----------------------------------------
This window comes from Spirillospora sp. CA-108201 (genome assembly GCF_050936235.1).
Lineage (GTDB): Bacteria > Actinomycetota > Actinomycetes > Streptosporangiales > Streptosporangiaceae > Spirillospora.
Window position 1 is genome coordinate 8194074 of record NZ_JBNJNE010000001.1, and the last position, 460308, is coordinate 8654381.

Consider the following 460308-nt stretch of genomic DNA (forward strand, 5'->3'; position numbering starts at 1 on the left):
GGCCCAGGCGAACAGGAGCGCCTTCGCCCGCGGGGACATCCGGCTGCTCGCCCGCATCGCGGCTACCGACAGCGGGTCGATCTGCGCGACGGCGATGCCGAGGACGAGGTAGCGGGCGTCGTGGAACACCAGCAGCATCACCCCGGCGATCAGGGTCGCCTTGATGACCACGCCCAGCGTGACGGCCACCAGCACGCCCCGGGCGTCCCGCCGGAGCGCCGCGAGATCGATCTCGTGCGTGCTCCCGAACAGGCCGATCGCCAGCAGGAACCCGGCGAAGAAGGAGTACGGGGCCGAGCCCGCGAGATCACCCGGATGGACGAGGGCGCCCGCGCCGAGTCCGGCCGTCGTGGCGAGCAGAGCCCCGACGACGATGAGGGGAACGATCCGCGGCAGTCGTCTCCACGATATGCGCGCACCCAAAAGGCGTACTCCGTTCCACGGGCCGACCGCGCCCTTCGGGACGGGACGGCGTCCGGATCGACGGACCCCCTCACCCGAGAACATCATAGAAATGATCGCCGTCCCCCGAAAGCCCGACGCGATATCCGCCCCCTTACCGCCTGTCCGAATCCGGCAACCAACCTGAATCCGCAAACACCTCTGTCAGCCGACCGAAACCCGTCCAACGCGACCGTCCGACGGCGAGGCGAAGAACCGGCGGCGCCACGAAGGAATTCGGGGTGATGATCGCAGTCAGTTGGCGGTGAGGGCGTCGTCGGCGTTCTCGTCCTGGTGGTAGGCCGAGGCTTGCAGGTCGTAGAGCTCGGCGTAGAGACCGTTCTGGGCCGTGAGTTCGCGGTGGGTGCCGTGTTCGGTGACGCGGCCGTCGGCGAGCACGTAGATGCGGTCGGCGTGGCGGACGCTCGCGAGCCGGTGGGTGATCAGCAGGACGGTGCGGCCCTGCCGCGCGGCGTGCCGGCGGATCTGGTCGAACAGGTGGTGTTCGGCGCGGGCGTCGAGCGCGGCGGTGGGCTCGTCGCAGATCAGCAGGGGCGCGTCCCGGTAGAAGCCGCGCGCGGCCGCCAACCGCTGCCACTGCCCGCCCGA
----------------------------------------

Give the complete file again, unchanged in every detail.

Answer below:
This window comes from Spirillospora sp. CA-108201 (genome assembly GCF_050936235.1).
Lineage (GTDB): Bacteria > Actinomycetota > Actinomycetes > Streptosporangiales > Streptosporangiaceae > Spirillospora.
Window position 1 is genome coordinate 8194074 of record NZ_JBNJNE010000001.1, and the last position, 460308, is coordinate 8654381.

Consider the following 460308-nt stretch of genomic DNA (forward strand, 5'->3'; position numbering starts at 1 on the left):
GGCCCAGGCGAACAGGAGCGCCTTCGCCCGCGGGGACATCCGGCTGCTCGCCCGCATCGCGGCTACCGACAGCGGGTCGATCTGCGCGACGGCGATGCCGAGGACGAGGTAGCGGGCGTCGTGGAACACCAGCAGCATCACCCCGGCGATCAGGGTCGCCTTGATGACCACGCCCAGCGTGACGGCCACCAGCACGCCCCGGGCGTCCCGCCGGAGCGCCGCGAGATCGATCTCGTGCGTGCTCCCGAACAGGCCGATCGCCAGCAGGAACCCGGCGAAGAAGGAGTACGGGGCCGAGCCCGCGAGATCACCCGGATGGACGAGGGCGCCCGCGCCGAGTCCGGCCGTCGTGGCGAGCAGAGCCCCGACGACGATGAGGGGAACGATCCGCGGCAGTCGTCTCCACGATATGCGCGCACCCAAAAGGCGTACTCCGTTCCACGGGCCGACCGCGCCCTTCGGGACGGGACGGCGTCCGGATCGACGGACCCCCTCACCCGAGAACATCATAGAAATGATCGCCGTCCCCCGAAAGCCCGACGCGATATCCGCCCCCTTACCGCCTGTCCGAATCCGGCAACCAACCTGAATCCGCAAACACCTCTGTCAGCCGACCGAAACCCGTCCAACGCGACCGTCCGACGGCGAGGCGAAGAACCGGCGGCGCCACGAAGGAATTCGGGGTGATGATCGCAGTCAGTTGGCGGTGAGGGCGTCGTCGGCGTTCTCGTCCTGGTGGTAGGCCGAGGCTTGCAGGTCGTAGAGCTCGGCGTAGAGACCGTTCTGGGCCGTGAGTTCGCGGTGGGTGCCGTGTTCGGTGACGCGGCCGTCGGCGAGCACGTAGATGCGGTCGGCGTGGCGGACGCTCGCGAGCCGGTGGGTGATCAGCAGGACGGTGCGGCCCTGCCGCGCGGCGTGCCGGCGGATCTGGTCGAACAGGTGGTGTTCGGCGCGGGCGTCGAGCGCGGCGGTGGGCTCGTCGCAGATCAGCAGGGGCGCGTCCCGGTAGAAGCCGCGCGCGGCCGCCAACCGCTGCCACTGCCCGCCCGA